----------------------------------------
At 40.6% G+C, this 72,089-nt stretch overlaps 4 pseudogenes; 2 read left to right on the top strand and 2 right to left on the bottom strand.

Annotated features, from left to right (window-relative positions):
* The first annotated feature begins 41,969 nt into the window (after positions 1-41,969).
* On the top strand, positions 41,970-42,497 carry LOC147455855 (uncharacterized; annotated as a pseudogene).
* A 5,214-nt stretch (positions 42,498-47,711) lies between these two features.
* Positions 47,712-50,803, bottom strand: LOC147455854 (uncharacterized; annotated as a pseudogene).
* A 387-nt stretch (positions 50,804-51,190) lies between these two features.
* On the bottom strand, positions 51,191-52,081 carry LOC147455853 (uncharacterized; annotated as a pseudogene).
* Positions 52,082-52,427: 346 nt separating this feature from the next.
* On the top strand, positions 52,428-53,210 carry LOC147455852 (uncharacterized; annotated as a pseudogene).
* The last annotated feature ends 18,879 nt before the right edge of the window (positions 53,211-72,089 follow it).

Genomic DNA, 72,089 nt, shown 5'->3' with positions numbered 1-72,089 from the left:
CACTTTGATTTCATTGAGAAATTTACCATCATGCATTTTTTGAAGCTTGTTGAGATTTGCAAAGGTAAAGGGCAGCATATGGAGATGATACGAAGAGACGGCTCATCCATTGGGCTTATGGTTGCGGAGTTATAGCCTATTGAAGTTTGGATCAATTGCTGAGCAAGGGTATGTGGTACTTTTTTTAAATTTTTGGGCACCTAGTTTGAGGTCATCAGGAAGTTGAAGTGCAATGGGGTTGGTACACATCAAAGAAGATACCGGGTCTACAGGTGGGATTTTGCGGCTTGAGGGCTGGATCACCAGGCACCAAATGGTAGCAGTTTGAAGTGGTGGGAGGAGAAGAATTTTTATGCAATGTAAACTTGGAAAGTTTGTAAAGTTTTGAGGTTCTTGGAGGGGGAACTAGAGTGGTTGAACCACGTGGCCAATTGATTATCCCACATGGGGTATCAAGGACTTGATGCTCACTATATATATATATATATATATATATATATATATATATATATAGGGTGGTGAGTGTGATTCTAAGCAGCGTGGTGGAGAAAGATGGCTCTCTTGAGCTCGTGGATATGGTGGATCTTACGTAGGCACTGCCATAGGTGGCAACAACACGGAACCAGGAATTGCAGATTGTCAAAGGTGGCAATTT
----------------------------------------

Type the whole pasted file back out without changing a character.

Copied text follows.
At 40.6% G+C, this 72,089-nt stretch overlaps 4 pseudogenes; 2 read left to right on the top strand and 2 right to left on the bottom strand.

Annotated features, from left to right (window-relative positions):
* The first annotated feature begins 41,969 nt into the window (after positions 1-41,969).
* On the top strand, positions 41,970-42,497 carry LOC147455855 (uncharacterized; annotated as a pseudogene).
* A 5,214-nt stretch (positions 42,498-47,711) lies between these two features.
* Positions 47,712-50,803, bottom strand: LOC147455854 (uncharacterized; annotated as a pseudogene).
* A 387-nt stretch (positions 50,804-51,190) lies between these two features.
* On the bottom strand, positions 51,191-52,081 carry LOC147455853 (uncharacterized; annotated as a pseudogene).
* Positions 52,082-52,427: 346 nt separating this feature from the next.
* On the top strand, positions 52,428-53,210 carry LOC147455852 (uncharacterized; annotated as a pseudogene).
* The last annotated feature ends 18,879 nt before the right edge of the window (positions 53,211-72,089 follow it).

Genomic DNA, 72,089 nt, shown 5'->3' with positions numbered 1-72,089 from the left:
CACTTTGATTTCATTGAGAAATTTACCATCATGCATTTTTTGAAGCTTGTTGAGATTTGCAAAGGTAAAGGGCAGCATATGGAGATGATACGAAGAGACGGCTCATCCATTGGGCTTATGGTTGCGGAGTTATAGCCTATTGAAGTTTGGATCAATTGCTGAGCAAGGGTATGTGGTACTTTTTTTAAATTTTTGGGCACCTAGTTTGAGGTCATCAGGAAGTTGAAGTGCAATGGGGTTGGTACACATCAAAGAAGATACCGGGTCTACAGGTGGGATTTTGCGGCTTGAGGGCTGGATCACCAGGCACCAAATGGTAGCAGTTTGAAGTGGTGGGAGGAGAAGAATTTTTATGCAATGTAAACTTGGAAAGTTTGTAAAGTTTTGAGGTTCTTGGAGGGGGAACTAGAGTGGTTGAACCACGTGGCCAATTGATTATCCCACATGGGGTATCAAGGACTTGATGCTCACTATATATATATATATATATATATATATATATATATATATATAGGGTGGTGAGTGTGATTCTAAGCAGCGTGGTGGAGAAAGATGGCTCTCTTGAGCTCGTGGATATGGTGGATCTTACGTAGGCACTGCCATAGGTGGCAACAACACGGAACCAGGAATTGCAGATTGTCAAAGGTGGCAATTT